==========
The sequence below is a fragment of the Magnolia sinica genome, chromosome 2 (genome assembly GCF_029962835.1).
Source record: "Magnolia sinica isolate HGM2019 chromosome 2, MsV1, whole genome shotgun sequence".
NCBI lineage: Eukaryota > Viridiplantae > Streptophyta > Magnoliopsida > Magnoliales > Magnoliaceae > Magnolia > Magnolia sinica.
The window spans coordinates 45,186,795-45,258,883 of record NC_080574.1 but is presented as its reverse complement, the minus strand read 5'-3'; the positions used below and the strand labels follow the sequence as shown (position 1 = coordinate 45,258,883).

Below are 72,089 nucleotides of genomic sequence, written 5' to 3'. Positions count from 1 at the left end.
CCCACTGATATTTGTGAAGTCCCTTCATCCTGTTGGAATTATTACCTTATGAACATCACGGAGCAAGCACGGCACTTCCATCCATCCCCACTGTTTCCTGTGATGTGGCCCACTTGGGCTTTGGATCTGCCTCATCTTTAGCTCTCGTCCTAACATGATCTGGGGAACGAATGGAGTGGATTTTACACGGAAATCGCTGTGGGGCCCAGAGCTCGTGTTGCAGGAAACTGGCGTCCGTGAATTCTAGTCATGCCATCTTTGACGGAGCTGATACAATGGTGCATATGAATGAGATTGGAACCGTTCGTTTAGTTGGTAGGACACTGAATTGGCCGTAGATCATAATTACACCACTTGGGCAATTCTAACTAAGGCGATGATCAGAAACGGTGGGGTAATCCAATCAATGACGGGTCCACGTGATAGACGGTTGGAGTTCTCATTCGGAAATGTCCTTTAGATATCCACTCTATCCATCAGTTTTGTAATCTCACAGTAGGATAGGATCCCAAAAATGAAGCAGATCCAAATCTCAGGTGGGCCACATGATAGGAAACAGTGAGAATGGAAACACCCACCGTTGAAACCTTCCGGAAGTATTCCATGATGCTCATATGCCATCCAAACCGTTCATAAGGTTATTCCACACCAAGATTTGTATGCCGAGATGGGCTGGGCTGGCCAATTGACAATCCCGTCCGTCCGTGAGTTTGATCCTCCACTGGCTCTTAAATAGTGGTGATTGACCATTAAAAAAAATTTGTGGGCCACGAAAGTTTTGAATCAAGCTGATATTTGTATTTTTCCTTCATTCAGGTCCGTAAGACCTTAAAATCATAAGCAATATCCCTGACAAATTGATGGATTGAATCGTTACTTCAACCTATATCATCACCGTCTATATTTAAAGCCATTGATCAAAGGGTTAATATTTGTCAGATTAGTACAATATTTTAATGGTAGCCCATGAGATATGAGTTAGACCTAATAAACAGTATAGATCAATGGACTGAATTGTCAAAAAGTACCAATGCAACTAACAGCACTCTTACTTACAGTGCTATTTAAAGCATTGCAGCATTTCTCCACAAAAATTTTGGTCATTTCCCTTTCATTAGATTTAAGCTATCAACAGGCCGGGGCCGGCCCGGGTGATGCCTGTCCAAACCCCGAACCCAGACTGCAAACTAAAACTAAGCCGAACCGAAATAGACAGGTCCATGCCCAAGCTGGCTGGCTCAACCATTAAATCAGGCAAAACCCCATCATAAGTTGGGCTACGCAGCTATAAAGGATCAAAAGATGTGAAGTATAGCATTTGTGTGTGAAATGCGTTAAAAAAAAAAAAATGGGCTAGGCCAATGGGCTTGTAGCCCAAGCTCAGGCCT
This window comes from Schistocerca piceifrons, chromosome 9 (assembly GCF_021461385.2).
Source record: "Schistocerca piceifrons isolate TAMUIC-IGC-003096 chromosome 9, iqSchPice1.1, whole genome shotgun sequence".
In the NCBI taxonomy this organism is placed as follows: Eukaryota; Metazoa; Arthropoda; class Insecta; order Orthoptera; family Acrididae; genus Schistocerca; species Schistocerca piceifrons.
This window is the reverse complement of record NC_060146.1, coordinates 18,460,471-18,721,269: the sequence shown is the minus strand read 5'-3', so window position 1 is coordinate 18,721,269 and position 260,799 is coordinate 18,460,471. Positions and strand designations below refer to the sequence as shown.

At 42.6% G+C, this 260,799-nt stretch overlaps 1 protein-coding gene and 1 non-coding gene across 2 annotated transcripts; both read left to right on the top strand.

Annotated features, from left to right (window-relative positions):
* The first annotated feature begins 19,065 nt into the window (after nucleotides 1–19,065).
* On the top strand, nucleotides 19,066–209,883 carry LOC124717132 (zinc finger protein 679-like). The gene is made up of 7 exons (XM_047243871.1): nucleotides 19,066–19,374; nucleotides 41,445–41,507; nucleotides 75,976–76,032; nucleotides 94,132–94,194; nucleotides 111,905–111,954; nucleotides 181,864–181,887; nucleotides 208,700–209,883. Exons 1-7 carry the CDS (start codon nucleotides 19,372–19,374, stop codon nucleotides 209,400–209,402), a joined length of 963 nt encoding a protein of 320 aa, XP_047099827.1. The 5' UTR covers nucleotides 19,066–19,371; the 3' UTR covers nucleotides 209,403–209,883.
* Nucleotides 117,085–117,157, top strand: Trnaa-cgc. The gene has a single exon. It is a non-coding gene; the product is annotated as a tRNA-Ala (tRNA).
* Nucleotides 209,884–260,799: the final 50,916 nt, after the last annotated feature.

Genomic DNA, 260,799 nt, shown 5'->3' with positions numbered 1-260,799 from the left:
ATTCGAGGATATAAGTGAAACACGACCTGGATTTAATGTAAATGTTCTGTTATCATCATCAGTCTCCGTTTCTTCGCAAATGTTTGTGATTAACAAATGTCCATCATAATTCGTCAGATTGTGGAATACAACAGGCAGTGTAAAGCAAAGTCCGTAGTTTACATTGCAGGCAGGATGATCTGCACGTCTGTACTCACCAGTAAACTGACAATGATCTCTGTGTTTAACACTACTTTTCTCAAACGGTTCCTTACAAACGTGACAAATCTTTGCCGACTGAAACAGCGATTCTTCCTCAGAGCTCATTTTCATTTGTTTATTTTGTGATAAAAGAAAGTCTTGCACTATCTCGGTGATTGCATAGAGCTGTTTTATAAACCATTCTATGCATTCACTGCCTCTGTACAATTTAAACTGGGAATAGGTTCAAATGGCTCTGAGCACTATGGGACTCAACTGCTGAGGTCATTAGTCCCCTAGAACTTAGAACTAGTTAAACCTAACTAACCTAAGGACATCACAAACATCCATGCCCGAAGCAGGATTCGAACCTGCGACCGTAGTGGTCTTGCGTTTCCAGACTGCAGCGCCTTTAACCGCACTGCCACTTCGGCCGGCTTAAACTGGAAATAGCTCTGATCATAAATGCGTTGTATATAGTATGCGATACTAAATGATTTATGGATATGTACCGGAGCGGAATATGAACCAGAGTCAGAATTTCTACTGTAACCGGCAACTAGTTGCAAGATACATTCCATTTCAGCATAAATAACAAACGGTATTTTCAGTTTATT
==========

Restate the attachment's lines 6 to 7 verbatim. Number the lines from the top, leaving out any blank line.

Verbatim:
CCCACTGATATTTGTGAAGTCCCTTCATCCTGTTGGAATTATTACCTTATGAACATCACGGAGCAAGCACGGCACTTCCATCCATCCCCACTGTTTCCTGTGATGTGGCCCACTTGGGCTTTGGATCTGCCTCATCTTTAGCTCTCGTCCTAACATGATCTGGGGAACGAATGGAGTGGATTTTACACGGAAATCGCTGTGGGGCCCAGAGCTCGTGTTGCAGGAAACTGGCGTCCGTGAATTCTAGTCATGCCATCTTTGACGGAGCTGATACAATGGTGCATATGAATGAGATTGGAACCGTTCGTTTAGTTGGTAGGACACTGAATTGGCCGTAGATCATAATTACACCACTTGGGCAATTCTAACTAAGGCGATGATCAGAAACGGTGGGGTAATCCAATCAATGACGGGTCCACGTGATAGACGGTTGGAGTTCTCATTCGGAAATGTCCTTTAGATATCCACTCTATCCATCAGTTTTGTAATCTCACAGTAGGATAGGATCCCAAAAATGAAGCAGATCCAAATCTCAGGTGGGCCACATGATAGGAAACAGTGAGAATGGAAACACCCACCGTTGAAACCTTCCGGAAGTATTCCATGATGCTCATATGCCATCCAAACCGTTCATAAGGTTATTCCACACCAAGATTTGTATGCCGAGATGGGCTGGGCTGGCCAATTGACAATCCCGTCCGTCCGTGAGTTTGATCCTCCACTGGCTCTTAAATAGTGGTGATTGACCATTAAAAAAAATTTGTGGGCCACGAAAGTTTTGAATCAAGCTGATATTTGTATTTTTCCTTCATTCAGGTCCGTAAGACCTTAAAATCATAAGCAATATCCCTGACAAATTGATGGATTGAATCGTTACTTCAACCTATATCATCACCGTCTATATTTAAAGCCATTGATCAAAGGGTTAATATTTGTCAGATTAGTACAATATTTTAATGGTAGCCCATGAGATATGAGTTAGACCTAATAAACAGTATAGATCAATGGACTGAATTGTCAAAAAGTACCAATGCAACTAACAGCACTCTTACTTACAGTGCTATTTAAAGCATTGCAGCATTTCTCCACAAAAATTTTGGTCATTTCCCTTTCATTAGATTTAAGCTATCAACAGGCCGGGGCCGGCCCGGGTGATGCCTGTCCAAACCCCGAACCCAGACTGCAAACTAAAACTAAGCCGAACCGAAATAGACAGGTCCATGCCCAAGCTGGCTGGCTCAACCATTAAATCAGGCAAAACCCCATCATAAGTTGGGCTACGCAGCTATAAAGGATCAAAAGATGTGAAGTATAGCATTTGTGTGTGAAATGCGTTAAAAAAAAAAAAATGGGCTAGGCCAATGGGCTTGTAGCCCAAGCTCAGGCCT
This window comes from Schistocerca piceifrons, chromosome 9 (assembly GCF_021461385.2).